**Recursive Solution**

Here the base case occurs when any of the string lengths under consideration reduces to 0. Coming to recursive cases, if the character at mth position of s1 is the same as that of the nth part of s2, then add 1 to the length of result and call LCS with both sizes reduced by 1. Else, Check 2 cases by individually reducing m and n by one and get the maximum out of them.

```
// m and n are string lengths of s1 and s2 respectively
int Solution::lcs(string s1, string s2, int m, int n)
{
// Base Case: If any of string lengths reaches 0, then return lcs as 0
if(m == 0 or n == 0)
{
return 0;
}
// If m th character of s1 and n th character of s2 is same
if(s1[m - 1] == s2[n - 1])
{
// Then add one to length of lcs, and reduce both string lengths by 1
return 1 + lcs(s1, s2, m - 1, n - 1)
}
else
{
// Else check 2 cases, reducing strings lengths one at a time for each of strings
// And whichever, returns max of them, is lcs of this m and n
max(lcs(s1, s2, m - 1, n), lcs(s1, s2, m, n - 1));
}
}
```

Time Complexity = O(2 ^ n)

**Memoization**

In the Recursive solution, many of the subproblems are overlapping. To prevent recomputation of subproblems, we can use a 2D array of size (m + 1) x (n + 1) for storing the result. A 2D array is used since we have two changing parameters â€˜mâ€™ and â€˜nâ€™.

```
// Assume that memo has all values initialized to -1(Not computed) initially
int memo[m + 1][n + 1];
// m and n are string lengths of s1 and s2 respectively
int Solution::lcs(string s1, string s2, int m, int n)
{
// Check if result is already computed for m and n
if(memo[m][n] != -1)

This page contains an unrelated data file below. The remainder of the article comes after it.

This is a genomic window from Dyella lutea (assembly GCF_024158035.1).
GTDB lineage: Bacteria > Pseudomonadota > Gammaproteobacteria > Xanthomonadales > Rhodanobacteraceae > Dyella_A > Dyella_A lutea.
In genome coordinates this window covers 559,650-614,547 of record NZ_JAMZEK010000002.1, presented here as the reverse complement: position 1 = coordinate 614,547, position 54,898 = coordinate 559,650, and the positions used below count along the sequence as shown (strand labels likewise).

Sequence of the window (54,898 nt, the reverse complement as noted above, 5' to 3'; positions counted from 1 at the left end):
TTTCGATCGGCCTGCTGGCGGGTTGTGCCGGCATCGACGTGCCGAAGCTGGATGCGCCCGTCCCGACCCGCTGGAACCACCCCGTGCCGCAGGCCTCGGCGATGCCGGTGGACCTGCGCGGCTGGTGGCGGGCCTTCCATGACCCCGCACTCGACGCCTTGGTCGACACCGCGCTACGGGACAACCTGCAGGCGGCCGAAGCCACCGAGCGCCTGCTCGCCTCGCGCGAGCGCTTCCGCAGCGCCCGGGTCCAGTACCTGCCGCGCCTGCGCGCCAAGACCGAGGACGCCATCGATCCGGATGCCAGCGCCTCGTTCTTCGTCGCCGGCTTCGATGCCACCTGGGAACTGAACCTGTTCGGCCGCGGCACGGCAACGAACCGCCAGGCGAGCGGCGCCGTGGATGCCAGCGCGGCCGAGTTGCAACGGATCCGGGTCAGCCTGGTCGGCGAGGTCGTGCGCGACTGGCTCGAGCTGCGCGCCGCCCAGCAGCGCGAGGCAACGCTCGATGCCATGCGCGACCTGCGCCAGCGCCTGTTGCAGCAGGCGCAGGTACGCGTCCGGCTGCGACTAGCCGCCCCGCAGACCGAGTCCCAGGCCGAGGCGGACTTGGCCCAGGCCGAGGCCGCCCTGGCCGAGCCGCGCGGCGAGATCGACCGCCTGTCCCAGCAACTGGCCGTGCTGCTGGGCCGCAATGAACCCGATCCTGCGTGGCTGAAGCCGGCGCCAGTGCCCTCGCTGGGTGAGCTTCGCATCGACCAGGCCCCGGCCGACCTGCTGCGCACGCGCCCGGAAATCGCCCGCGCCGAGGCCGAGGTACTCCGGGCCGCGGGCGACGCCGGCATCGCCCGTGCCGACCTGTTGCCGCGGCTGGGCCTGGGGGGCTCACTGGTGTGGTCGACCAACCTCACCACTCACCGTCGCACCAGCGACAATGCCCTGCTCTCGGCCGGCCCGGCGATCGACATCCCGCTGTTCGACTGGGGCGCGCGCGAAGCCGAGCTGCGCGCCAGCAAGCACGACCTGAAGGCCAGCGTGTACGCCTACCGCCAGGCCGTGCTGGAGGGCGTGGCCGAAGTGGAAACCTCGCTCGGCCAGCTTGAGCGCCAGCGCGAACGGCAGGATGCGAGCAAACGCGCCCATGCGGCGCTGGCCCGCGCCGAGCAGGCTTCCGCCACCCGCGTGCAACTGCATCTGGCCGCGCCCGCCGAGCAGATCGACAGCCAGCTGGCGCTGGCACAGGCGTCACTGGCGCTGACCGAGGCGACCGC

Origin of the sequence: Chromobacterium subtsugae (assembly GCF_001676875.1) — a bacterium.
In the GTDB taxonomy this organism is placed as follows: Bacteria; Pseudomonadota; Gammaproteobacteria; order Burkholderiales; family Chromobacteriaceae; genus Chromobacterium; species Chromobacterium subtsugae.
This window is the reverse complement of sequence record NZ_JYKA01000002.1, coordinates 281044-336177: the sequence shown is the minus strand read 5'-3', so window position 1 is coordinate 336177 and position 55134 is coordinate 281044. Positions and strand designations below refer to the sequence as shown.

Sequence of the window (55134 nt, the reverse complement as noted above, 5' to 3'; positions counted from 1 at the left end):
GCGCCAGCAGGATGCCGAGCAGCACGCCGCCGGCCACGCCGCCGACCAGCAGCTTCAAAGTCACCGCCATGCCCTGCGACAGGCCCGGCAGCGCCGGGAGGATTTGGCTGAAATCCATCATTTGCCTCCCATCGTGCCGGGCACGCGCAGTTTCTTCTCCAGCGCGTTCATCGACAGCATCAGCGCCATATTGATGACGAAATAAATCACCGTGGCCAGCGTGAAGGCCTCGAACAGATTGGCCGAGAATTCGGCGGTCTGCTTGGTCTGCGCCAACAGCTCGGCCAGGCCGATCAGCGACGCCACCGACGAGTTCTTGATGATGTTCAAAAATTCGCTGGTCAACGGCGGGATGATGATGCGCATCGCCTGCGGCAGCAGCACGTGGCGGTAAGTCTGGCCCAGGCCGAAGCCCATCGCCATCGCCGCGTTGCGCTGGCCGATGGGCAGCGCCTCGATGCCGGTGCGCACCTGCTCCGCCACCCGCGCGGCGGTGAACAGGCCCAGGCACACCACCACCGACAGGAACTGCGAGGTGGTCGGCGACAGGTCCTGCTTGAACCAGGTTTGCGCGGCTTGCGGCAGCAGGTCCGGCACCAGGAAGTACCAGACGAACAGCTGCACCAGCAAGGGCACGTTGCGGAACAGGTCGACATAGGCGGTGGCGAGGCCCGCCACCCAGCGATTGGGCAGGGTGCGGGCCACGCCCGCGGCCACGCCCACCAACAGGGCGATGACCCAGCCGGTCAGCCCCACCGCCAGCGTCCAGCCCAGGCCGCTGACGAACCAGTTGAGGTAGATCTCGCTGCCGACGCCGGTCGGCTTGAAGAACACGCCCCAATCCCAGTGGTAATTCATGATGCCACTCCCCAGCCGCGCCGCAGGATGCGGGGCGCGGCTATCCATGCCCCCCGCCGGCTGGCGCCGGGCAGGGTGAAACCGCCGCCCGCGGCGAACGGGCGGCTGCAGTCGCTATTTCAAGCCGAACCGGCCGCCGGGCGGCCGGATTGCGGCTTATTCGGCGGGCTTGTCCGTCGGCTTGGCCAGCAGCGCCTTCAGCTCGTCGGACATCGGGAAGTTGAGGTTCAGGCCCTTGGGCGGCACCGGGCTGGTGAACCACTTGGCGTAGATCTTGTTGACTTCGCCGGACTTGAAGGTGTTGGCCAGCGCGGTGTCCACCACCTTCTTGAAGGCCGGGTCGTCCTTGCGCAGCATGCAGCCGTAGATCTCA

{
return memo[m][n];
}
// Base Case: If any of string lengths reaches 0, then return lcs as 0
if(m == 0 or n == 0)
{
memo[m][n] = 0;
}
// If m th character of s1 and n th character of s2 is same
else if(s1[m - 1] == s2[n - 1])
{
// Then add one to length of lcs, and reduce both string lengths by 1
memo[m][n] = 1 + lcs(s1, s2, m - 1, n - 1)
}
else
{
// Else check 2 cases, reducing strings lengths one at a time for each of strings
// And whichever, returns max of them, is lcs of this m and n
memo[m][n] = max(lcs(s1, s2, m - 1, n), lcs(s1, s2, m, n - 1));
}
return memo[m][n];
}
```

Time Complexity = Theta(m *n)

Space Complexity = Theta(m * n) + Recursion depth overhead

**Tabulation**

```
int Solution :: solve(string s1, string s2)
{
// your code here
int m = s1.size(), n = s2.size();
int dp[m + 1][n + 1];
// Firstly set first row and first column as 0, as they denote 0 length for both strings
for(int i = 0; i <= n; i++)
{
dp[0][i] = 0;
}
for(int j = 0; j <= m; j++)
{
dp[j][0] = 0;
}
// Start from length 1 for each row
for(int i = 1; i <= m; i++)
{
for(int j = 1; j <= n; j++)
{
// Same 2 cases as previous solutions
if(s1[i - 1] == s2[j - 1])
{
dp[i][j] = 1 + dp[i - 1][j - 1];
}
else
{
dp[i][j] = max(dp[i - 1][j], dp[i][j - 1]);
}
}
}
// Solution is at dp[m][n]
return dp[m][n];
}
```

Time Complexity = Theta(m *n)

Space Complexity = Theta(m * n) but avoids recursion overhead.

**Space Optimized Tabulation**

One critical observation which can improve our space complexity is that dp[i][j] can either be

`dp[i][j] = 1 + dp[i - 1][j - 1]`

or `dp[i][j] = max(dp[i - 1][j], dp[i][j - 1])`

. So having the current row and previous row should suffice, as they can be overwritten for further iterations.

```
int Solution :: solve(string s1, string s2)
{
int m = s1.size(), n = s2.size();
int dp[2][n + 1];
bool bi;
for(int j = 0; j <= n; j++)
{
dp[0][j] = 0;
}
dp[1][0] = 0;
for(int i = 1; i <= m; i++)
{
bi = i & 1; // Check if even or odd
for(int j = 1; j <= n; j++)
{
if(s1[i - 1] == s2[j - 1])
{
dp[bi][j] = dp[1 - bi][j - 1] + 1;
}
else
{
dp[bi][j] = max(dp[1 - bi][j], dp[bi][j - 1]);
}
}
}
return dp[bi][n];
}
```

Time Complexity = Theta(m *n)

Space Complexity = Theta(n)